Wallace Mark Wallace, senior account manager at Portland Communications and author of the Crash! Bang! Wallace blog says even residents of Scilly get angry over excess Council pay awards

The Scilly Isles’ tourist blurb describes the Islands as “a reminder of a slower, kinder and more genteel England”. The description may well be true more generally, but Scilly is currently the setting for what is becoming one of the most bitter and hard-fought battles in British local government.

Back in May a closed meeting of the Isles’ council voted to give senior council officers a whopping 18% pay rise. Understandably, given the dire economic conditions, the mess the public finances are in and the suffering the people of Scilly have endured in the recession, the decision generated instant outrage.

One councillor, Chris Thomas, immediately resigned his seat in protest at the decision, and residents immediately began gathering signatures for a petition against the rise. Angry public meetings have been held, and there have even been calls for the local MP to get involved.

Remarkably, the latest council meeting on the issue lasted for hours and had to defer the decision until September so that the council can gather legal advice.

This is a reminder that no matter how “slow, kind and genteel” a community might be, a council playing fast and loose with splashing taxpayers’ cash is still a recipe for disaster. If any council thinks that with the MPs’ expenses scandal over a year past and elections out of the way they can just go back to their bad old ways, they have another thing coming.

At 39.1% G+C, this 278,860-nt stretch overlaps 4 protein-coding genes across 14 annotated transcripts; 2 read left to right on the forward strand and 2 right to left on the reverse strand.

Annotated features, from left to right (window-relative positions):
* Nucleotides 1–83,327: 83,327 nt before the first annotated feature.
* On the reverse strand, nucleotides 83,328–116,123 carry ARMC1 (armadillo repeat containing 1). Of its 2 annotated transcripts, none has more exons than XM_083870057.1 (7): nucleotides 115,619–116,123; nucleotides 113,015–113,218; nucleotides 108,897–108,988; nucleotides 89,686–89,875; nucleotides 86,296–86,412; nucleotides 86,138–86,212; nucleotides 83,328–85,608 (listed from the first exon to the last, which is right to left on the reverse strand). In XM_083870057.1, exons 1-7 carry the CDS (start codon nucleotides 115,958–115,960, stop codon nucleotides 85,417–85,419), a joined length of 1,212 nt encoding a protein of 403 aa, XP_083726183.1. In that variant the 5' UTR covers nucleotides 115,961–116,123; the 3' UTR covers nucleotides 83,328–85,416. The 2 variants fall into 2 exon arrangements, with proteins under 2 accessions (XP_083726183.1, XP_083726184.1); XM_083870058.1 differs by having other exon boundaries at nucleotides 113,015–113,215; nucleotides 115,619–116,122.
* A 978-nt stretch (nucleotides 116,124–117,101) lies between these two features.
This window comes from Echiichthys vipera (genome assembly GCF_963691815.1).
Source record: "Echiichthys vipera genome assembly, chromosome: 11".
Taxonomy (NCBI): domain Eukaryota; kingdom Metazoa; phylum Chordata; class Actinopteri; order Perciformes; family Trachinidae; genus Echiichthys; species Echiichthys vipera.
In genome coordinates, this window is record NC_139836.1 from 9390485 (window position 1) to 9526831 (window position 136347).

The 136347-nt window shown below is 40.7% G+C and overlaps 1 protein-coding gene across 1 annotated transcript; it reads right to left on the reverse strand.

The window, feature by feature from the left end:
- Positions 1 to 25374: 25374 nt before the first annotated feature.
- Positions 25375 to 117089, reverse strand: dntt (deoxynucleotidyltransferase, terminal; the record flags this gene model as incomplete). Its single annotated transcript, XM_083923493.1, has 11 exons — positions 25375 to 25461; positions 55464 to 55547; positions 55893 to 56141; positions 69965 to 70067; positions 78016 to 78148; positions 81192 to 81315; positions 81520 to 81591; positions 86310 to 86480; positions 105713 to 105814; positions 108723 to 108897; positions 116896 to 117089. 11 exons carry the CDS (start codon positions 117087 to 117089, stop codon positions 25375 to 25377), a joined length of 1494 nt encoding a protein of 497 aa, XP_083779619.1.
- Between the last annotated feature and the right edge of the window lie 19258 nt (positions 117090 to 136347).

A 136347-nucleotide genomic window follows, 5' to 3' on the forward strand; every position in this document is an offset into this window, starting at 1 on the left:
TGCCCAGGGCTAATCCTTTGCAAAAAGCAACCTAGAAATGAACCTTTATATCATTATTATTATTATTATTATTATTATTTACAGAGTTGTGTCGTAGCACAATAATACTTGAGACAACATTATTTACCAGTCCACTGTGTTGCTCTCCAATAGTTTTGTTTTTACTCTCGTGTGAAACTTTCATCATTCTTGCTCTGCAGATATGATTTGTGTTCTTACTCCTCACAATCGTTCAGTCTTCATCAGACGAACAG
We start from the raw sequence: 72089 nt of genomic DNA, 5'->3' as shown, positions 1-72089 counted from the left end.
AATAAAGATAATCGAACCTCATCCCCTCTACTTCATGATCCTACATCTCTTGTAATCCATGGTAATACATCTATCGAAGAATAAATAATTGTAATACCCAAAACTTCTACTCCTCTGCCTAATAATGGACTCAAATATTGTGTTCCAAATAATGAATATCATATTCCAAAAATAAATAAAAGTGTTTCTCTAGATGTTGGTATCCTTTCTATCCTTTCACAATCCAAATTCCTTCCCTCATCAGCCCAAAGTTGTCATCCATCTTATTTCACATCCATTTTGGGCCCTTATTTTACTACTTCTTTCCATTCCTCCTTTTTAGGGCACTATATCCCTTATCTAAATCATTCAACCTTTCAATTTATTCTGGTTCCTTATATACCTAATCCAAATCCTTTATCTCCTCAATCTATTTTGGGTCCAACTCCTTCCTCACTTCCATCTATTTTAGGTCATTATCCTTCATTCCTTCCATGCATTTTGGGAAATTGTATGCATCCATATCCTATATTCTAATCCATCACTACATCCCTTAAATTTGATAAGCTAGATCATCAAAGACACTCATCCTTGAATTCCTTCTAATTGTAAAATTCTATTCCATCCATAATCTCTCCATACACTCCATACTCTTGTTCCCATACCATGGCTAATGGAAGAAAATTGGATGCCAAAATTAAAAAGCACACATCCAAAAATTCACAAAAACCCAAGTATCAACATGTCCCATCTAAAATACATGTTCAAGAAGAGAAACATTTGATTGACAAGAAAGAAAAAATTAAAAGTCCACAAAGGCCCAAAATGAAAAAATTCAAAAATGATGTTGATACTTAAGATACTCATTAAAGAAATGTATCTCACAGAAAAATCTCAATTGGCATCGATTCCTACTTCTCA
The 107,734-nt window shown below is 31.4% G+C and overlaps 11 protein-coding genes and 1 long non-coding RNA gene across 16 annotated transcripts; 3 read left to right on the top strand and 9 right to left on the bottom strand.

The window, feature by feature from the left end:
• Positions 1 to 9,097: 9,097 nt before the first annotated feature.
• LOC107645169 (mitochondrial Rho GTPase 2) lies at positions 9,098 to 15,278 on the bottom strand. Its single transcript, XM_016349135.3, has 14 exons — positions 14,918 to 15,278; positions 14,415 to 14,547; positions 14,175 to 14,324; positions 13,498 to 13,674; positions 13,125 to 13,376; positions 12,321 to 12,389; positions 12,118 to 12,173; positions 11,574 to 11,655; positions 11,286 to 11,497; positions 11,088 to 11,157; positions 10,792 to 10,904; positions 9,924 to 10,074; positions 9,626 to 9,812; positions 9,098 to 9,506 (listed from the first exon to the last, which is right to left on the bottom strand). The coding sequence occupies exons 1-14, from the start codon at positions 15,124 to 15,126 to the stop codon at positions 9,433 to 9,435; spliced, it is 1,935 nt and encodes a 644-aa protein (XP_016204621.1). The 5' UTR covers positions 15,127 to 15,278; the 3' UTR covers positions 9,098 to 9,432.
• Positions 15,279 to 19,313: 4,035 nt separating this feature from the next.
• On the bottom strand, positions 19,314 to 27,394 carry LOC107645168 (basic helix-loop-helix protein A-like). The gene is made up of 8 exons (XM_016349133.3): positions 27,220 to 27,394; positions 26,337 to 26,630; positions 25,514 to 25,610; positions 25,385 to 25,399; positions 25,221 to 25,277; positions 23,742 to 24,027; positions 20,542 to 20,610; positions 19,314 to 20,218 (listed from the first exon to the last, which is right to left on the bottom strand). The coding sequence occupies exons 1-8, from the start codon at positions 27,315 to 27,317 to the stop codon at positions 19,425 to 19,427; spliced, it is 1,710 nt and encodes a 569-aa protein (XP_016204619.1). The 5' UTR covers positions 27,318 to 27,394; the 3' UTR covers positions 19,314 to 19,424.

This kind of standoff, with a population up in arms but ignored by the council, should become a thing of the past in a truly localist Britain. Scilly’s residents should have the power to force a referendum (or by-elections for the councillors responsible) on the back of a petition.

Indeed, I gather the protesters are now investigating whether historic by-laws can be used to give them that power. It is wrong that they have been driven to such lengths just to get the council to do what the people want.

If disenfranchisement and unchecked high spending can even cause rancour in Britain’s laid-back paradise islands, think what it can do to larger communities with more serious problems. In the end, more direct democracy would be good for the reputation and stress levels of councillors and their officers, as well as for voters.

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